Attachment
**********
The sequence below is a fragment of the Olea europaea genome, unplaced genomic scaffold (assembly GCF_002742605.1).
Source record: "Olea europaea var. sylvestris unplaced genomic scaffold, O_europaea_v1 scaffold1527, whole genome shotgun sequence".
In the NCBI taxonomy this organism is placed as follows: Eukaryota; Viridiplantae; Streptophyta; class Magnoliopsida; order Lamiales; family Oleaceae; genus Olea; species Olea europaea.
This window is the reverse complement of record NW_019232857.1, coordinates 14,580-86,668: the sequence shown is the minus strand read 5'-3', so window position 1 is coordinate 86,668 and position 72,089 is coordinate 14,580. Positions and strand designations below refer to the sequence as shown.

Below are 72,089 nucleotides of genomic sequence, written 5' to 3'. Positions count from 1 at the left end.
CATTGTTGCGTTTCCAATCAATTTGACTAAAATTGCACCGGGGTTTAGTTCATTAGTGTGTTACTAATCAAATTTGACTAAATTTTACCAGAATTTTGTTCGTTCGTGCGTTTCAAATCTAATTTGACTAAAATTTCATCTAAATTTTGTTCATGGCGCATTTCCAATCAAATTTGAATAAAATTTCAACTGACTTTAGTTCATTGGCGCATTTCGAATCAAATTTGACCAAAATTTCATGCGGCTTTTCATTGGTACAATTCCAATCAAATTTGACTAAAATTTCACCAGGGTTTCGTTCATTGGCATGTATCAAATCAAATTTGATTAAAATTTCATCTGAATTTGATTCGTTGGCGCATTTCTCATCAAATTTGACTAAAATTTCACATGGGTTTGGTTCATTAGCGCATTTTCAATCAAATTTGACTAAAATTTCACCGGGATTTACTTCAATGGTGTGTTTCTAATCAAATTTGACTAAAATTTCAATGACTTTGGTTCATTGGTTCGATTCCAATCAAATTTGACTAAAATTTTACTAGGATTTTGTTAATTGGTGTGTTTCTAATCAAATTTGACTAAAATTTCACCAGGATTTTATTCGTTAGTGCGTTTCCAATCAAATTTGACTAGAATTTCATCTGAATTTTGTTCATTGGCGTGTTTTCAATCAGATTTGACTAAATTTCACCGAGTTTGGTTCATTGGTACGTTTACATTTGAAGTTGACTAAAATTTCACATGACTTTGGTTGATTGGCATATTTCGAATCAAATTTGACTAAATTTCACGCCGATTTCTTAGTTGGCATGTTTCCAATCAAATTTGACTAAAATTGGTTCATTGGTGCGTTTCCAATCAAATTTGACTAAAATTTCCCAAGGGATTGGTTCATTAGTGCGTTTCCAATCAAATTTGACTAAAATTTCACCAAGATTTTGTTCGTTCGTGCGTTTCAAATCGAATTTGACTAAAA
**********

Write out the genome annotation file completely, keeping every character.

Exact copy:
The sequence below is a fragment of the Olea europaea genome, unplaced genomic scaffold (assembly GCF_002742605.1).
Source record: "Olea europaea var. sylvestris unplaced genomic scaffold, O_europaea_v1 scaffold1527, whole genome shotgun sequence".
In the NCBI taxonomy this organism is placed as follows: Eukaryota; Viridiplantae; Streptophyta; class Magnoliopsida; order Lamiales; family Oleaceae; genus Olea; species Olea europaea.
This window is the reverse complement of record NW_019232857.1, coordinates 14,580-86,668: the sequence shown is the minus strand read 5'-3', so window position 1 is coordinate 86,668 and position 72,089 is coordinate 14,580. Positions and strand designations below refer to the sequence as shown.

Below are 72,089 nucleotides of genomic sequence, written 5' to 3'. Positions count from 1 at the left end.
CATTGTTGCGTTTCCAATCAATTTGACTAAAATTGCACCGGGGTTTAGTTCATTAGTGTGTTACTAATCAAATTTGACTAAATTTTACCAGAATTTTGTTCGTTCGTGCGTTTCAAATCTAATTTGACTAAAATTTCATCTAAATTTTGTTCATGGCGCATTTCCAATCAAATTTGAATAAAATTTCAACTGACTTTAGTTCATTGGCGCATTTCGAATCAAATTTGACCAAAATTTCATGCGGCTTTTCATTGGTACAATTCCAATCAAATTTGACTAAAATTTCACCAGGGTTTCGTTCATTGGCATGTATCAAATCAAATTTGATTAAAATTTCATCTGAATTTGATTCGTTGGCGCATTTCTCATCAAATTTGACTAAAATTTCACATGGGTTTGGTTCATTAGCGCATTTTCAATCAAATTTGACTAAAATTTCACCGGGATTTACTTCAATGGTGTGTTTCTAATCAAATTTGACTAAAATTTCAATGACTTTGGTTCATTGGTTCGATTCCAATCAAATTTGACTAAAATTTTACTAGGATTTTGTTAATTGGTGTGTTTCTAATCAAATTTGACTAAAATTTCACCAGGATTTTATTCGTTAGTGCGTTTCCAATCAAATTTGACTAGAATTTCATCTGAATTTTGTTCATTGGCGTGTTTTCAATCAGATTTGACTAAATTTCACCGAGTTTGGTTCATTGGTACGTTTACATTTGAAGTTGACTAAAATTTCACATGACTTTGGTTGATTGGCATATTTCGAATCAAATTTGACTAAATTTCACGCCGATTTCTTAGTTGGCATGTTTCCAATCAAATTTGACTAAAATTGGTTCATTGGTGCGTTTCCAATCAAATTTGACTAAAATTTCCCAAGGGATTGGTTCATTAGTGCGTTTCCAATCAAATTTGACTAAAATTTCACCAAGATTTTGTTCGTTCGTGCGTTTCAAATCGAATTTGACTAAAA